Professional development and training blog of the Public Relations Society of America (PRSA)
September 28, 2009

“Community Organizing” and Public Relations: How to Build Face-to-face Communications

The first job President Barack Obama had out of college was community organizer for labor unions and other civic groups on the south side of Chicago.

President Obama used grassroots community organization techniques — Saul Alinsky-style organizing tactics – for union votes, neighborhood improvement and for lobbying city hall in Chicago. Most of these efforts involved “turning people out”: whether at the union hall, the church steps or the polling place. Delivering people to precincts is what David Axelrod, now the president’s chief democratic policy strategist, does best.

Word cloud from MSPA blog, "The Rambler"

Word cloud from MSPA blog, "The Rambler"

At the PRSA 2009 International Conference: Delivering Value, we will reprise these skills and help you learn more about Alinsky and Obama organizing live events. During Monday’s Workshop Set 3 at 10:15 a.m., right after the keynote, we will roll up our sleeves. As I learned at Obama’s Campaign Bootcamp over two years ago, “it is not the parishioners, it is the pastor” who knows more people and can deliver his or her church!

While in Iowa, we were lucky to get 100 college kids at the University of Iowa able come to Candidate Obama’s rallies. They were home for holiday break! However, we could create a groundswell of student activism, and many Iowa kids did come back to the Iowa Caucus vote. In Cedar Rapids, maybe we had 350-500 union workers from the Caterpillar factory — union voters. It was zero degrees with wind chill well below zero. Why not just head home after your shift?

By the time we got to polling day, and the caucuses, Iowans turned out in record numbers. Obama carried the union vote and won the Iowa caucus by wide margins.

In Dallas, Texas, later that campaign season, I helped the advance team as they drew 30,000 people to Reunion Arena. In Virginia, the very last day of the campaign, there were 90,000 people at the local fairgrounds in Manassas — in a scene that reminded us of Woodstock.

Today’s public relations person is still responsible for creating venues and meetings that work. Rallies are important in public affairs. We have had two this year: National Tourism Week, with rallies in Washington, D.C., coordinated by the U.S. Tourism Association, and Alzheimer’s Awareness walks in key cities in our region.

Whether organizing members of your association, folks united in a common issue or cause, or if they are meeting at a convention city like San Diego, you need to show value to your client.

Here are some tips to “turn people out” at your next meeting or event:

  1. Meet-ups. Belong to meet-up groups. — I use one for association executives that meets for specific nonprofit marketing idea exchange and lead shares. Meet-ups work because people are eager to belong to a community of like-minded individuals.
  2. Emotional contagion — Strong issues like health care tend to bring people out. For emotionally-driven events, try to emphasize the anecdotes of the attendees.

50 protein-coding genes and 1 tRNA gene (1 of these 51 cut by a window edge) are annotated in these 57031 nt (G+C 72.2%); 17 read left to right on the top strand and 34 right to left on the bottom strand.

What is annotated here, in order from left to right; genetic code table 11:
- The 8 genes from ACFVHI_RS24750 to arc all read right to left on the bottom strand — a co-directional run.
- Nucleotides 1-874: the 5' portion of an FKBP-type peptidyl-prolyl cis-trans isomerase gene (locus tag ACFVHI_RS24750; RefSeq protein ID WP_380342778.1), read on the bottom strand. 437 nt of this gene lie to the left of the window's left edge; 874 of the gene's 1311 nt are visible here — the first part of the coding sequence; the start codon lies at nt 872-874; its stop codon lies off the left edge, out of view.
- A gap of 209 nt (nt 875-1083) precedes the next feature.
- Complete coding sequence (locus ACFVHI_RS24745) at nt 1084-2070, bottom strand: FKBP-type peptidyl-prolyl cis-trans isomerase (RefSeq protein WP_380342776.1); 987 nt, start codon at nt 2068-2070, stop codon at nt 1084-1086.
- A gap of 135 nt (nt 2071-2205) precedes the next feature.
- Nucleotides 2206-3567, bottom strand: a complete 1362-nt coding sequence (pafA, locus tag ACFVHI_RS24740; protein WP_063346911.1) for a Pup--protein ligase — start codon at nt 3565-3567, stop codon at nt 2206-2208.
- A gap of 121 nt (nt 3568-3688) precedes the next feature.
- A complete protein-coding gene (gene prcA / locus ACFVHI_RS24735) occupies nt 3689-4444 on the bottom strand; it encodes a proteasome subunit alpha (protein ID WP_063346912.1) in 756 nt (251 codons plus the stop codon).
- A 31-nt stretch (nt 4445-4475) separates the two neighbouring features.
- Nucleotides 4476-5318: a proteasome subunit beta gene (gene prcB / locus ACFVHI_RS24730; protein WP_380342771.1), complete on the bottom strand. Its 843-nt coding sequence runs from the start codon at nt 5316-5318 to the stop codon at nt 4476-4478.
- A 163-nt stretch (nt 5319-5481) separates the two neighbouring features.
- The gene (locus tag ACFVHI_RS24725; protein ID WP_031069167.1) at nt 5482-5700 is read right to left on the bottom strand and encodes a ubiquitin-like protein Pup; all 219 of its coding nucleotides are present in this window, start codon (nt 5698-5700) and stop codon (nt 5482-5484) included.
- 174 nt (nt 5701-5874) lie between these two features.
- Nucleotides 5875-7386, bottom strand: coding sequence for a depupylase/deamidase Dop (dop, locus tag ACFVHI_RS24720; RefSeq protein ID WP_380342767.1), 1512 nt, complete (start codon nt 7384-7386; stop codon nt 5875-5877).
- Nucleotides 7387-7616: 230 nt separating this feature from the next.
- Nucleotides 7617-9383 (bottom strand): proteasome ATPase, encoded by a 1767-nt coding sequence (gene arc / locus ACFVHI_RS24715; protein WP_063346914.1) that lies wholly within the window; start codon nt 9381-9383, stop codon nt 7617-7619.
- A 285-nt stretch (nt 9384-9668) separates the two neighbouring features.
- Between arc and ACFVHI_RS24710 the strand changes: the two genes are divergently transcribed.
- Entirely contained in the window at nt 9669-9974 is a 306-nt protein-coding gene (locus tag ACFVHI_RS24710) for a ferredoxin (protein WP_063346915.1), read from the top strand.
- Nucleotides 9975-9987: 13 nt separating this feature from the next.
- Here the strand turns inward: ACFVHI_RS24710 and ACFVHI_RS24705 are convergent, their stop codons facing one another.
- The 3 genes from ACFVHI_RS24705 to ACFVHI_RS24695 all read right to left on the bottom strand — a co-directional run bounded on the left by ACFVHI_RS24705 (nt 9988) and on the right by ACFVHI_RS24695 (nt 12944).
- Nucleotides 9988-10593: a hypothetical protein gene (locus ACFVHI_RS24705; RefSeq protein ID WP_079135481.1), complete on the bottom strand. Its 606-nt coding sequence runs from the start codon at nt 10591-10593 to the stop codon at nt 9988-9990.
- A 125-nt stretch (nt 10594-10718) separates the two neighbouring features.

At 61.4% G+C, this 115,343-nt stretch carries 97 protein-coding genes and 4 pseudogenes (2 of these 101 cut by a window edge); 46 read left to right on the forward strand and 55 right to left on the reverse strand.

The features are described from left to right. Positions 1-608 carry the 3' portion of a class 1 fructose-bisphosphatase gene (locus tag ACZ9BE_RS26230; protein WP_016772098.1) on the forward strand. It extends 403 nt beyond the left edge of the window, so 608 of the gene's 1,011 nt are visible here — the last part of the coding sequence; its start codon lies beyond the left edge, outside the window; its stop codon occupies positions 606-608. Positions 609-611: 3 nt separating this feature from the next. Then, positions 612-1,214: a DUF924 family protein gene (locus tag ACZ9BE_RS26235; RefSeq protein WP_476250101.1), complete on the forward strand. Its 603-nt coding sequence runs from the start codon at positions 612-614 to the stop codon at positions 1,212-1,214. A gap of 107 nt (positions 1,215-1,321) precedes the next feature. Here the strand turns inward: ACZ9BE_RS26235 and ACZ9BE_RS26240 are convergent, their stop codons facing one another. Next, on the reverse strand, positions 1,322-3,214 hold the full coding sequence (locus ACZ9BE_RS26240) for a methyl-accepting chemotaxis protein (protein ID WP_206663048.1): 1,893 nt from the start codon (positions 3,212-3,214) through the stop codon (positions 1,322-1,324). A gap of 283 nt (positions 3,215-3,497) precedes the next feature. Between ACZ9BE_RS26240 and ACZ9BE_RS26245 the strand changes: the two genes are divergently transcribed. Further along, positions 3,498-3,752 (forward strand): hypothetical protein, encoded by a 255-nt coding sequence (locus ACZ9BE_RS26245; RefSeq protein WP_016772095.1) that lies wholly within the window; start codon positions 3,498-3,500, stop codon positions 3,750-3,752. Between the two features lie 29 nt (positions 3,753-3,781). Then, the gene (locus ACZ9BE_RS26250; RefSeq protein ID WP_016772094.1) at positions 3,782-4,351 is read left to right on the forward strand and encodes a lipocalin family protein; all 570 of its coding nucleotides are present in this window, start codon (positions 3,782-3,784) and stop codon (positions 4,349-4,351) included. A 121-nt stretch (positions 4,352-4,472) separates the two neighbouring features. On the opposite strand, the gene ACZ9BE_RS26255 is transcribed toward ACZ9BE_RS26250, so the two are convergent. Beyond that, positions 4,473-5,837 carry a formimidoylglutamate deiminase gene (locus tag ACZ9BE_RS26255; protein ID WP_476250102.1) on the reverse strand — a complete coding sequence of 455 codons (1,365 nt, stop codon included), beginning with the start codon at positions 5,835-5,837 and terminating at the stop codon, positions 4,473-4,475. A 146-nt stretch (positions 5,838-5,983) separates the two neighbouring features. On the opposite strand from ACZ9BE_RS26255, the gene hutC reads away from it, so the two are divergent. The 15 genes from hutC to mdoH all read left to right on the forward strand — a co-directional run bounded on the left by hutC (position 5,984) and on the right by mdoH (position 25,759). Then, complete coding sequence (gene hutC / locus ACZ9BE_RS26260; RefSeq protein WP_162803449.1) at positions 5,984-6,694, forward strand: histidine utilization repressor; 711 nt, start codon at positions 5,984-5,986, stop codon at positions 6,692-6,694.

3. Frame the speaker — Try to arrange a small crowd of attendees around the podium, particularly if it is raised above the crowd. That way, photos of the speaker will also imply that the crowd was large. Public relations professionals tend to remember this tactic on platforms and on stages, but not.
  4. Standing room only — Place the right number of chairs. For smaller community events, put out chairs for about 75 percent of the crowd anticipated. It’s easy to add chairs for more attendees, and it makes the crowd seem larger than anticipated.
  5. Tweet-ups — Last year at PRSA 2008 International Conference in Detroit, we had a great Tweet-up with Craig Newmark, our client, and the keynote speaker in 2008. (A Tweet-up is an organized online conversation using Twitter.) I also was lucky to meet a new client there. Remember to make one designated hashtag for the event (like #PRSA09) for greater impact and online community-building.
  6.  Twestivals — In Washington, D.C., we had our first charity fund-raiser for Miriam’s Kitchen for the homeless. The event brought in hundreds of Tweeters to raise enough money to fund 10,000 meals — a fifth of their budget — overnight. Similar to a Tweet-up, the event succeeded by sharing the link at the same time, from the same party, on attendees’ Twitter accounts.
  7. Use latest Web 2.0 tools — reaching reporters, politicians, and other public relations professionals. However, when trying to get people to attend your event, e-mails and phone calls are still the most effective methods of inviting community members, because that is what they use the most.

Approximately 1.8 million Americans attended President Obama’s inauguration — a number that could never have come together without the community organizing we saw throughout the campaign.

Mike Smith is a Washington insider and beltway native who has deep political connections. He has national campaign and convention experience working for a key Iowa (caucus) newspaper. He also worked for a Gannett newspaper in upstate New York. Smith has a master’s degree in journalism from the Medill School of Journalism at Northwestern University. At the Denver Democratic Convention, he covered tech policy platform issues along with his friend Craig Newmark of Craigslist. Smith also worked as a volunteer on national traveling press and advance for the Obama for President campaign in Iowa, Texas and Virginia. Follow Mike Smith Public Affairs on Twitter at @PRYouReady.

Join Mike for his case study presentation, “Barack Obama: A Case Study in Public Relations and the Citizen’s Campaign,” at the PRSA 2009 International Conference: Delivering Value, November 7–10 in San Diego, CA!

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